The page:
Walk into the offices of Broadway’s Shubert Organization, and you’re stepping into New York’s past. Behind the discreetly marked door in Shubert Alley and past a stoic elevator operator who’ll take you to the upper floors of the Shubert Theatre, you’ll find yourself in a sumptuously appointed maze of offices that used to be the penthouse apartment of the company’s late co-founder, Lee Shubert.
Quirky, insidery, traditional with a hint of glamour, it’s among the New Yorkiest spots in the city. It also carries a feeling of quiet power — which is fitting, since
the Shuberts, along with fellow landlords the Nederlander Organization and Jujamcyn Theaters, hold the keys to the Broadway kingdom.
That power has only grown in recent years as Broadway’s cumulative sales have surged, tempting new producers to the market even as the biggest hits run
longer than ever. It all adds up to sky-high demand for a limited resource of 41 theaters that open up to new productions with increasing rarity.
“We’ve got backups and backups and backups of shows waiting for a theater,” says James L. Nederlander, president of the Nederlander Organization, which owns or operates nine of those 41 houses.
The Shuberts own 17 houses and Jujamcyn five. Five more are owned by nonprofits (with another, Second Stage’s Helen Hayes, on the way), and the newest theater owner on the block — Ambassador Theatre Group, a powerhouse in the U.K. — presides over two: the newly refurbished Hudson and the Lyric, soon to be off the market, probably for a long, long time, with “Harry Potter and the Cursed Child.”
It can be a competitive business to secure the next big smash — like “Hamilton” for the Nederlanders, “Hello, Dolly!” for the Shuberts or the upcoming “Frozen” for Jujamcyn. But leaders at all the companies, in gentlemanly Broadway fashion, describe their relationship as collegial, which is borne out by recent producing activities like the revival of “Cats,” produced by the Shuberts and the Nederlanders, and the upcoming “Angels in America,” produced by Jujamcyn with the Nederlanders.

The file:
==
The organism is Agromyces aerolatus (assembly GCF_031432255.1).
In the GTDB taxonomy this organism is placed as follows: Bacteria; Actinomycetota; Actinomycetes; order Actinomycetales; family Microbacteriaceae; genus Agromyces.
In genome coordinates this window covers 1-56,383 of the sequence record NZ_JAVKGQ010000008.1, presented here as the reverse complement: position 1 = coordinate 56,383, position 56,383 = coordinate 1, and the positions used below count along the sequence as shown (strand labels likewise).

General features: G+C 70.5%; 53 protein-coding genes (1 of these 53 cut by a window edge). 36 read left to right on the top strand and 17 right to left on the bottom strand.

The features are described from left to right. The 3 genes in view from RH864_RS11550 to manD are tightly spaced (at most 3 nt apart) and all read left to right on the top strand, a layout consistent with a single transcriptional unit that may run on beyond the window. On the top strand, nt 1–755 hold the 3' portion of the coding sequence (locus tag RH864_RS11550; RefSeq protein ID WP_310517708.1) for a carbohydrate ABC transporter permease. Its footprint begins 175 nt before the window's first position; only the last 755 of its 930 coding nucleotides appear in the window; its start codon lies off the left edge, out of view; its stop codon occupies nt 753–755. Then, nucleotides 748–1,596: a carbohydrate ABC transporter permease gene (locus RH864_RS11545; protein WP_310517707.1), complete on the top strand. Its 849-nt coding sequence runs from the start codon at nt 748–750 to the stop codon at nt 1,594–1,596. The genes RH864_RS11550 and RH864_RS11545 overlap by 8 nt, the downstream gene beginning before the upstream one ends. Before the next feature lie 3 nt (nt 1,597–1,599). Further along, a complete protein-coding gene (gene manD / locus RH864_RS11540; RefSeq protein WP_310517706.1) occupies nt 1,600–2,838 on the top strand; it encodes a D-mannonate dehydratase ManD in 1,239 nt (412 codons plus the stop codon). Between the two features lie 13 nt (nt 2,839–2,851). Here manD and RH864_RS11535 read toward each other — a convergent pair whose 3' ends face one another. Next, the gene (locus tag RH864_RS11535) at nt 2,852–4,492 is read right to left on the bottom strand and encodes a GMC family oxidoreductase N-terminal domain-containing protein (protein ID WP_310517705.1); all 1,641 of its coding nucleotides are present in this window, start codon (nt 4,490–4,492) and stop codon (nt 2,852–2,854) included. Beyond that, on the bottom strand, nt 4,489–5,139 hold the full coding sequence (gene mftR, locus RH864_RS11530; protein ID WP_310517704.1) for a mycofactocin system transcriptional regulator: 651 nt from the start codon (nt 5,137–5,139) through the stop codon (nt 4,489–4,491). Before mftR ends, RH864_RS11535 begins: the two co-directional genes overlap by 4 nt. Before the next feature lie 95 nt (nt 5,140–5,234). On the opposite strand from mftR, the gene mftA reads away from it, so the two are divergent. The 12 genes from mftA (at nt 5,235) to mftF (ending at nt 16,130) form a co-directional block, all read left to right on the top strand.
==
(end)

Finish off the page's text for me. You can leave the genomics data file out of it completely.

It’s a harmony preserved in part by the scarcity of the resources. “For a single show, it’s rare that all three of us have a building available that’s the right size for the show and we all feel equally passionate about it,” says Jujamcyn president Jordan Roth.
Notes Shubert chair Philip J. Smith, who leads the company with president Robert E. Wankel: “If you start getting into a situation where you’re stealing from each other, it won’t work. Eventually someone’s going to come along and pinch you in the butt.”
Still, contests arise. Theater owners cite “Matilda” as the hottest property in recent years; it went to the Shuberts, but Jujamcyn ended up ahead with “Kinky Boots,” which won the Tony that season and is still playing.
As landlords, producers and in the case of the Shuberts, ticketers, the theater owners are among the top leaders in the industry, always considering ways to confront Street-wide problems like Times Square congestion, rising production costs and the declining commercial viability of new plays.
And none of them would mind adding a house or two to the theater district. Nederlander speaks for them all when he declares, “I would love a couple more!”